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Natural-gas markets looking bullish (for now)

Employees keep watch on systems and operations at the American Electric Power (AEP) Appalachian Power Co. natural-gas combined cycle plant in Dresden, Ohio in November, 2015.

Ty Wright/Bloomberg

Natural-gas markets are sending out bullish signals. Beware.

Tightening supplies, new outlets for demand, movements on pipeline tolls to make Western Canadian gas more competitive – if the summer's a scorcher, prices could take off.

The risk in all of it is one that's always lurking in the gas market: when wholesale prices climb into the sweet spot where shale fields can be developed at a reasonable profit, or when futures markets yield attractive opportunities to hedge, production quickly shoots up again. The party ends. It's the way of the on-demand gas world brought about by fracking technology.

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"When you get good prices, you can bring on a lot of gas quickly. When you get low prices, you hit some pretty steep declines," Raymond James analyst Jeremy McCrea said. For much of the past year, it's been the latter. Indeed, Platts, the energy data service, said U.S. production is down 2.8 billion cubic feet a day from a year ago, a volume equal to almost a fifth of total Western Canadian production.

It's similar to what's happening in global oil markets, where supply cuts among Organization of Petroleum Exporting Countries members and their allies gave an uplift to prices, wooing drilling rigs back to U.S. shale oil fields in Texas and elsewhere. There, two years of downturn have ground operating costs down and driven efficiencies up, raising prospects that supplies will recover and keep a lid on market gains.

The gas industry is days away from its official shift out of the winter heating season, when storage facilities move from withdrawal into injection modes. Spring's not looking bad for producers.

In Canada, Alberta spot gas sold for $2.53 a gigajoule on Tuesday, about double the price of a year earlier, though down 23 per cent from the frigid beginning of this year, according to the NGX electronic exchange.

U.S. futures prices, meanwhile, have jumped 21 per cent in the past five weeks.

Besides the production decline, there are a bunch of supportive fundamentals in play. First, there are U.S. inventories, which at last tally were down 16 per cent from the same period last year. Canadian storage withdrawals, meanwhile, outpaced last winter, according to GMP FirstEnergy.

"Storage still looks low, so I think the market is already correctly anticipating a tight storage refill season, and if the weather is hot, then we're definitely going to need higher prices to back gas out of power generation [and into storage]," GMP FirstEnergy analyst Martin King said.

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Meanwhile, deliveries to the new Cheniere Energy Inc. liquefied natural-gas export facility on the U.S. Gulf Coast topped 2.4 billion cubic feet a day this month, and the capacity of that facility is on track to expand, lifting demand further.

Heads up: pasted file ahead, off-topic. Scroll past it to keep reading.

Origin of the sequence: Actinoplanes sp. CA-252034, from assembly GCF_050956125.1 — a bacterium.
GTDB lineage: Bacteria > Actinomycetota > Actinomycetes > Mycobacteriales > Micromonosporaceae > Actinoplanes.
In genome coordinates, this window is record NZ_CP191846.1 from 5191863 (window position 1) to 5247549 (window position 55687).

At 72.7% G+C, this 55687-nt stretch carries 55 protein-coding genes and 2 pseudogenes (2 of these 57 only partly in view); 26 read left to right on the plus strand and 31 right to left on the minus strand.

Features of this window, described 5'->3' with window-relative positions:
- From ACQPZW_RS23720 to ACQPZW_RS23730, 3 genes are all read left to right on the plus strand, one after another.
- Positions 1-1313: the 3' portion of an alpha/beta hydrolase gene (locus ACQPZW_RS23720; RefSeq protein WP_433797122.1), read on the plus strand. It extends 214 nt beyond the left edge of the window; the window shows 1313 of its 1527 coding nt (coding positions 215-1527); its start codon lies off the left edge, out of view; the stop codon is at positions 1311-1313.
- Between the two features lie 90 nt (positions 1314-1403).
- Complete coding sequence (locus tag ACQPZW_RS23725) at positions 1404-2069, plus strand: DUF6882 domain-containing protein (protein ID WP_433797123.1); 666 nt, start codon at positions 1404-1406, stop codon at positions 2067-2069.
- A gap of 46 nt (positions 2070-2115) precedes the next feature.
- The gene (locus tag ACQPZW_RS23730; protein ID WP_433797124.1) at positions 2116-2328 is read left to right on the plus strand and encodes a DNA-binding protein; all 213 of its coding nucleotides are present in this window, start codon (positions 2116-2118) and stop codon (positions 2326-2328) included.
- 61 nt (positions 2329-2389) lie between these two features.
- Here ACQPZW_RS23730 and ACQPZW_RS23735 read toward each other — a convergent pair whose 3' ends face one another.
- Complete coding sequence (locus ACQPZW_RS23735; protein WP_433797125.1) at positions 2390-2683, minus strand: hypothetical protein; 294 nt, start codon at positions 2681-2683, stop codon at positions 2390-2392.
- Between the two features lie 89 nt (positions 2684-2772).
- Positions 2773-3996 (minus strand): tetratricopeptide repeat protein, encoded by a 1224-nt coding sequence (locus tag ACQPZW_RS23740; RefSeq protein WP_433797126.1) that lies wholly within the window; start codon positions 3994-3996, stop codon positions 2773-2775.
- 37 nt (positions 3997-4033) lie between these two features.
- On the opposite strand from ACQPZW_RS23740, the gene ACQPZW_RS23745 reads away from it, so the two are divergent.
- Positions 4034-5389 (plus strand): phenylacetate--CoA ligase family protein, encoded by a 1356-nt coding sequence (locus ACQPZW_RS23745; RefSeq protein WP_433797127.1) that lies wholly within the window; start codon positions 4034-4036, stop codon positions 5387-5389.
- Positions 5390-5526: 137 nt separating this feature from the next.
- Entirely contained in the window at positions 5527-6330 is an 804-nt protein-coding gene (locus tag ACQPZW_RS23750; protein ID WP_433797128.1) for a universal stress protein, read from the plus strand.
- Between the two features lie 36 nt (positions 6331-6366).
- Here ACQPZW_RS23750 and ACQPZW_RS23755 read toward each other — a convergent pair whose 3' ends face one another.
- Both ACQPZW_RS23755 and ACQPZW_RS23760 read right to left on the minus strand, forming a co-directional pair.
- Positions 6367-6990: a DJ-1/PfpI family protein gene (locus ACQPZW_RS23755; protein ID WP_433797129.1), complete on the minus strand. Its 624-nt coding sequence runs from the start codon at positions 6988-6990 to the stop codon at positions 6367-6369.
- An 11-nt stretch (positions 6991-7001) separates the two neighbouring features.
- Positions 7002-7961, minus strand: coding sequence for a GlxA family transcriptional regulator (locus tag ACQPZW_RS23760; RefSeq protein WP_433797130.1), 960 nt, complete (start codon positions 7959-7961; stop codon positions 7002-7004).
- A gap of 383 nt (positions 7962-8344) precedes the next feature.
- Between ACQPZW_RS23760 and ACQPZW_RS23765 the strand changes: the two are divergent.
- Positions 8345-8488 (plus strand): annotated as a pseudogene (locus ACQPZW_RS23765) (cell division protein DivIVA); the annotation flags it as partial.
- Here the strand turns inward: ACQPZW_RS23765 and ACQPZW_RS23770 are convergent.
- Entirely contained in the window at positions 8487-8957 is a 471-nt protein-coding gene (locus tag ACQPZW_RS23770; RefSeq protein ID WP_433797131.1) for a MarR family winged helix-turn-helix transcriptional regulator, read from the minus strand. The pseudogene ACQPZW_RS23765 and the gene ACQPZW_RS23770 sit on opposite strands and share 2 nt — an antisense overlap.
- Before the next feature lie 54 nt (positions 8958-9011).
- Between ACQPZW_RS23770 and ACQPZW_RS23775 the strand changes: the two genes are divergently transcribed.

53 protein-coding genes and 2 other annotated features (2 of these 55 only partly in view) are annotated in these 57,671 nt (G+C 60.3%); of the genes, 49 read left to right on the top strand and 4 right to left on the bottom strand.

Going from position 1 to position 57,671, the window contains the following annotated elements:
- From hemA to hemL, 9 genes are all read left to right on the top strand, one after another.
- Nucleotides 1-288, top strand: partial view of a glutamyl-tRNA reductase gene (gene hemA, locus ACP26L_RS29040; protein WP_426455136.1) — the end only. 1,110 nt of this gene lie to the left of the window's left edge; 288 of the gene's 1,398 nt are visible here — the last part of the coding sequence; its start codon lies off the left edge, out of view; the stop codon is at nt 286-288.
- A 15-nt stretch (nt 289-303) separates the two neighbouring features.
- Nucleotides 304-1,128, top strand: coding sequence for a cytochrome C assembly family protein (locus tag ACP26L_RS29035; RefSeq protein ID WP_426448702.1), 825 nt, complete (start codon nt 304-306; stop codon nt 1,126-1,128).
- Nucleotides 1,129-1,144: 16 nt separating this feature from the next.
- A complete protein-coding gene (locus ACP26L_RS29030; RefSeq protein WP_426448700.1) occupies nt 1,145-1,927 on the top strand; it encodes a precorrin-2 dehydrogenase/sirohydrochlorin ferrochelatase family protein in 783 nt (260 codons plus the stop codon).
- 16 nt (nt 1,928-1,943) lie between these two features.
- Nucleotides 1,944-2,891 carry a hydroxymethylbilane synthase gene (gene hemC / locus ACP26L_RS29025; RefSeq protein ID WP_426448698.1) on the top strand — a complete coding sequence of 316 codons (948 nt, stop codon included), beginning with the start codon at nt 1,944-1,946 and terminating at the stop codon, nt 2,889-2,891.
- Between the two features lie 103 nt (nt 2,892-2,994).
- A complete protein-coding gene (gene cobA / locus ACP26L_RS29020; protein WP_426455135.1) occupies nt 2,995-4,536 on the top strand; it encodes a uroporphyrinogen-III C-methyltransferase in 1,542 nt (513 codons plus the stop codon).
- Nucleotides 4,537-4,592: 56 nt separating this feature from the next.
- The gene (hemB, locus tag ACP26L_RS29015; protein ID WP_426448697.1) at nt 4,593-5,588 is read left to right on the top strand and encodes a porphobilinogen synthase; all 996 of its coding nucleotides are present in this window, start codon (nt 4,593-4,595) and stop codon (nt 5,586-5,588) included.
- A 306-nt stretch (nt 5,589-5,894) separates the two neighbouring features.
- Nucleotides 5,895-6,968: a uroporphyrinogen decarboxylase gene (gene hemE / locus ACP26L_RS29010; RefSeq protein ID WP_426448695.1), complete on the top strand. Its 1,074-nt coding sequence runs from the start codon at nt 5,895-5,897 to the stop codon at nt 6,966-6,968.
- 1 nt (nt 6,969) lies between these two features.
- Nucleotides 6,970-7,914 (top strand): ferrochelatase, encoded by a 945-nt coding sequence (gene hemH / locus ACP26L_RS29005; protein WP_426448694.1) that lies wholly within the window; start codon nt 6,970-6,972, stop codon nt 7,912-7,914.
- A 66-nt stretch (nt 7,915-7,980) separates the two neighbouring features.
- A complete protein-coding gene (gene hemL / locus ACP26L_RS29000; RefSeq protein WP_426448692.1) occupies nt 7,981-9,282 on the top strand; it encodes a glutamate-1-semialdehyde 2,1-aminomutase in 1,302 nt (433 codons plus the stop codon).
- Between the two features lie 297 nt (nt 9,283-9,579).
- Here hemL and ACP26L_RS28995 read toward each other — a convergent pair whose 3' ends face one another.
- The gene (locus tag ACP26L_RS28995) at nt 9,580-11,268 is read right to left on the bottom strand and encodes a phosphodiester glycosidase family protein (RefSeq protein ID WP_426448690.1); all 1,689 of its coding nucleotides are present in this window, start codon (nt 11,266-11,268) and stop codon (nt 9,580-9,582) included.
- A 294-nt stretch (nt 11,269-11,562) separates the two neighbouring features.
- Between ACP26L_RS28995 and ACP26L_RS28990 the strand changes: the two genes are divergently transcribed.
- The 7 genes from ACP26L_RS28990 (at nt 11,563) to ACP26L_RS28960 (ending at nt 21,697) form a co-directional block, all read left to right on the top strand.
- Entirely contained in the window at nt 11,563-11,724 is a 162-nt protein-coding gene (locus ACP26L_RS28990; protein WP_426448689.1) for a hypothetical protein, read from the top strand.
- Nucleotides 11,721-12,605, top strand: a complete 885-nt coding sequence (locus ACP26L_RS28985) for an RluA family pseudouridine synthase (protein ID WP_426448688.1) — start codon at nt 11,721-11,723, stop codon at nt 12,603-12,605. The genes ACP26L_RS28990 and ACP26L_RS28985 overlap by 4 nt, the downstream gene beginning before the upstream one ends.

On the transport front, moves are afoot to get more gas to key markets at competitive rates. First, TransCanada Corp. struck a deal with shippers for long-term pipeline tolls to Southern Ontario at rates allowing their supply to compete with growing volumes from the Marcellus. The company offered 10-year contracts at reduced rates in a second try at an arrangement producers rejected last year.

In a longer-term move, TransCanada has applied to build a $1.4-billion pipeline to ship gas out of the Montney region of British Columbia. Under a newly revised plan, the project would proceed even if there is no major West Coast LNG plant to take the supply – the original reason for the proposal. The Montney is the site of some of the continent's busiest drilling and multistage fracking, a technology that keeps yielding better results, forcing the need for more capacity.

This summer, however, the area is expected to suffer short-term supply constraints as TransCanada conducts maintenance on its pipeline system, with a big portion of the work slated for August.

Overall, the market looks to be setting up for gains come the start of the next heating season in November. Of course, weather will play a critical role – the hotter it gets in the U.S. Midwest and Northeast, the more air conditioners fire up, the higher the price.

But look out – it doesn't take much for producers to respond with new supplies, and technology for doing that keeps improving. They've shown over several years how they can become victims of their own success.

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About the Author
Mergers and Acquisitions Reporter

Jeffrey Jones is a veteran journalist specializing in energy, finance and environment for The Globe and Mail’s Report on Business, based in Calgary. Before joining The Globe and Mail in 2013, he was a senior reporter for Reuters, writing news, features and analysis on energy deals, pipelines, politics and general  topics. More

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